Thursday 9th Dec 2021
Dhivehi Edition
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MMA Usable Reserves At USD 173 Million

Several pro-government news outlets have been reporting in the past three daye that the State’s foreign currency reserves have grown larger than it ever had in recent memory. Pro-government activists claim that this was evidence of the “economic boom” which the President had promised and had wisely brought about.
According to data published by the Maldives Monetary Authority (MMA), the State’s reserves had accumulated USD$ 984.8 million.
Although the MMA no longer publishes details on how much of these reserves are usable, estimating the value of usable reserves from the MMA’s published statistics is straightforward.
According to the MMA’s datasheet, the State’s usable reserves amount to USD$ 173 million, as of December 2020. This is an amount sufficient for approximately three months' worth of imports into the country.
The remaining USD$ 811.8 million is not usable.

Indian Loans

The State's foreign currency reserves amount to USD$ 629.9 million by the end of November. The value quickly shot up to USD$ 984.8 million in December. It would seem unlikely to any casual observer that the Maldivian economy, still struggling through the COVID 19 pandemic, did so well as to bring in some USD$ 300 million into the foreign reserves.

The sudden spike came about when the MMA had received USD$ 250 million through the currency swap agreement that the Maldives had signed with India.

A currency swap is not "free money", but rather a loan that is to be repaid with interest.

India had paid USD$150 million back in April, which had bumped the national foreign currency reserves up to USD$ 889.6 million. Even then, the usable reserves had amounted to USD$ 227.4 million.

Over the past year, the State's foreign currency reserves appear to have spiked only in April and December.

As of December 2020, the State's usable reserves are no more than USD$ 173 million, which is a 45% drop from what it had been at the end of December 2019 when the State had had a usable reserve of USD$ 314.9 million.

The main channel for the inflow of foreign currency for the Maldives has been tourism, on which the country is over-dependant. Once the high-season passes, it is likely that the current shortage of United States dollars would still remain.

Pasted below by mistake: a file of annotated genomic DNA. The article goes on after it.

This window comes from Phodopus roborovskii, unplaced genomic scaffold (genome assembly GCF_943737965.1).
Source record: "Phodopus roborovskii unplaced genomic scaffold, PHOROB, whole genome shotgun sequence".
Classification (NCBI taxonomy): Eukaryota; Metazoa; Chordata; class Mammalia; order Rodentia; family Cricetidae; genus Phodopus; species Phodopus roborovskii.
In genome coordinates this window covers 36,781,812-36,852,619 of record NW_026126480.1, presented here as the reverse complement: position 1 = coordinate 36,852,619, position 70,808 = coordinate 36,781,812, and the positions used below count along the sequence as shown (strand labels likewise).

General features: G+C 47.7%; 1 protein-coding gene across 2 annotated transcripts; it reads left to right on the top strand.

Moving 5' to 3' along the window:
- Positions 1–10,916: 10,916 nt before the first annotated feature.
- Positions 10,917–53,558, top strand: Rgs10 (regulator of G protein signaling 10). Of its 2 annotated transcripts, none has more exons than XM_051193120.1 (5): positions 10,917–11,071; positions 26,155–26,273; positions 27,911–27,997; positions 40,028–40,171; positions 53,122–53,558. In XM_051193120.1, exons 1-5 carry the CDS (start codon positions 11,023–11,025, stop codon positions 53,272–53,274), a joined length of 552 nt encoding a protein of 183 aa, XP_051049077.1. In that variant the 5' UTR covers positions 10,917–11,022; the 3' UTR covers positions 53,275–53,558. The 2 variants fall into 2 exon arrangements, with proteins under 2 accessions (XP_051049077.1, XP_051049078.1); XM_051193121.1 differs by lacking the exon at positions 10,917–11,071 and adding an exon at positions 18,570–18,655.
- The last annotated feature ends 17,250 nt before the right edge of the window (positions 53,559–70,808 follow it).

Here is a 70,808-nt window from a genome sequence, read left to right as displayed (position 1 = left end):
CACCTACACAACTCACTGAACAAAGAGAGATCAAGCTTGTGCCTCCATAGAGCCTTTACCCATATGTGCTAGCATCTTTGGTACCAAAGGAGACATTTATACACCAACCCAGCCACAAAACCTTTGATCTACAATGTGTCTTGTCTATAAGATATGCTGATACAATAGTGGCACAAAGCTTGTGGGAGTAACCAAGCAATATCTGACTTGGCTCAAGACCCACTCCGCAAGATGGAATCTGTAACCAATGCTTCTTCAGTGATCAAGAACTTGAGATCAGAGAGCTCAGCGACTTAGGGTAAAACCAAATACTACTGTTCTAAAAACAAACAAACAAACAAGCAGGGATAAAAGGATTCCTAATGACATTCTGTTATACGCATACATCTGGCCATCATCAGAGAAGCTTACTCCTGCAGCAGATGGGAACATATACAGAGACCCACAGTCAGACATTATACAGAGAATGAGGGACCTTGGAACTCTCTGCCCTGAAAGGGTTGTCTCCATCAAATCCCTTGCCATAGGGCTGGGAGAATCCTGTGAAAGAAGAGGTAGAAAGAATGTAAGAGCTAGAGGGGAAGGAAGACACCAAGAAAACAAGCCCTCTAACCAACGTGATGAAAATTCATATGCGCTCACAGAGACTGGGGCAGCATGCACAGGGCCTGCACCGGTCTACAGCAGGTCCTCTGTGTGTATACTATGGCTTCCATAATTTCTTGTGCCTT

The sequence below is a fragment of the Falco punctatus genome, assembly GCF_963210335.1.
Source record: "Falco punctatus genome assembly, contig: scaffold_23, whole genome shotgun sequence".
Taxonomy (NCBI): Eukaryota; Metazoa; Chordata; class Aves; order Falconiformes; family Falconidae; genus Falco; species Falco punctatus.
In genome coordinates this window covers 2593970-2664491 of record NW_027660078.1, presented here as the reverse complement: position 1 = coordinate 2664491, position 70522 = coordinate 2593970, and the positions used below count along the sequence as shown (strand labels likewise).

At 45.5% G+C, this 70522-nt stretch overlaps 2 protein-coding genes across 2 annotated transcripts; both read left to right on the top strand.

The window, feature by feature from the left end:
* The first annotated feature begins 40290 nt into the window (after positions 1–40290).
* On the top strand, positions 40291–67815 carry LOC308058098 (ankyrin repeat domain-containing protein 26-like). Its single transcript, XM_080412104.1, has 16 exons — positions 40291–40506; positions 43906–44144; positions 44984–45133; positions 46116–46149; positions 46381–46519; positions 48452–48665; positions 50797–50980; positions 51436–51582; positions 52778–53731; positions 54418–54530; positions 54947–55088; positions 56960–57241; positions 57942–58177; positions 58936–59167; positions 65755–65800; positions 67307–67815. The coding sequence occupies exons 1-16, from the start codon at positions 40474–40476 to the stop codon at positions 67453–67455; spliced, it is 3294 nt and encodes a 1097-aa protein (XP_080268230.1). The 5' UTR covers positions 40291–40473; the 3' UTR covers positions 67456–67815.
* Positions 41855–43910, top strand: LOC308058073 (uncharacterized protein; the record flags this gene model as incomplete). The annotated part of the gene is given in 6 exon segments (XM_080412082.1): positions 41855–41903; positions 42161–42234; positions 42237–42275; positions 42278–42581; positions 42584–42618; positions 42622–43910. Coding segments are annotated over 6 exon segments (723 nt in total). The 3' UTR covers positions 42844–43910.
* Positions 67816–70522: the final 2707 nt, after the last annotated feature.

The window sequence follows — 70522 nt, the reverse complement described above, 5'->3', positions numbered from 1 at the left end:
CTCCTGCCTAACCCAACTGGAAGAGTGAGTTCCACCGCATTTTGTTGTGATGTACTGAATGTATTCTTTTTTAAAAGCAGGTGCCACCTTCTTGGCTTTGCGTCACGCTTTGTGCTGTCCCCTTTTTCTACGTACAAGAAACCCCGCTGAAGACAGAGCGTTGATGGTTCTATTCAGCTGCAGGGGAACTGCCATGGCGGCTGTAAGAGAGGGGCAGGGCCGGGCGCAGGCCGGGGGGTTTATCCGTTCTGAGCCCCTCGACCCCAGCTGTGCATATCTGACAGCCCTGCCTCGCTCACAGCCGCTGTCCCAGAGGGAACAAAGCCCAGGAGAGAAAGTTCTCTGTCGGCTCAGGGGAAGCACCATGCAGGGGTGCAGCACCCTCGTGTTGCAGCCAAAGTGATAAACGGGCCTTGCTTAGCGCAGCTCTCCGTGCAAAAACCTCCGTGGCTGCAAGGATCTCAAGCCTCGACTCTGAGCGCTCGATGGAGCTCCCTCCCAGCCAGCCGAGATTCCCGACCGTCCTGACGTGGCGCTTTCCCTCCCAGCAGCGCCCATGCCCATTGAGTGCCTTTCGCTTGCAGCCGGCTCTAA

The MMA's foreign currency plays an important role in maintaining the exchange rate and in providing foreign currency for imports. A reduced usable reserve would result in reduced imports.

Depending on Indian loans to fill in the gaps in the foreign currency reserve is not a sustainable economic policy. However, even if the USD$ 400 million limit on the Indian loans has been passed, the MMA is currently considering extending the repayment period, according to sources.

Imaginary Economic Booms and Government Propaganda

The main reason for the depletion of the foreign reserve has been the COVID-19 pandemic. The collapse of the tourism industry in the Maldives in 2020 severely reduced the amount of foreign currency that flowed into the country, thereby depleting the reserves.

The depletion is unavoidable.

However, the government's attempts to push a narrative of flush reserves and an imminent boom is highly deceptive.

When the media help to further push this narrative with headlines claiming that foreign currency reserves are at a record-high, several people are confused as to why the Bank of Maldives still maintains a USD$ 250 cap on foreign currency transactions, and why people have to resort to buying United States dollars on the black market at MVR19.30 to USD$1.

Even though the Solih Administration had claimed that an "economic boom" is imminent, and even though the government and the media outlets they sponsor attempt to push a deceptive narrative of a healthy economic recovery: the difficult truth is that the Maldivian economy is in dire straits. The situation is likely to get worse after the tourism high-season passes.

The reserves are depleted, and the reserves are being replenished by accumulating debts from India. These are not signs of a healthy economy, and there may only be very few who would believe otherwise.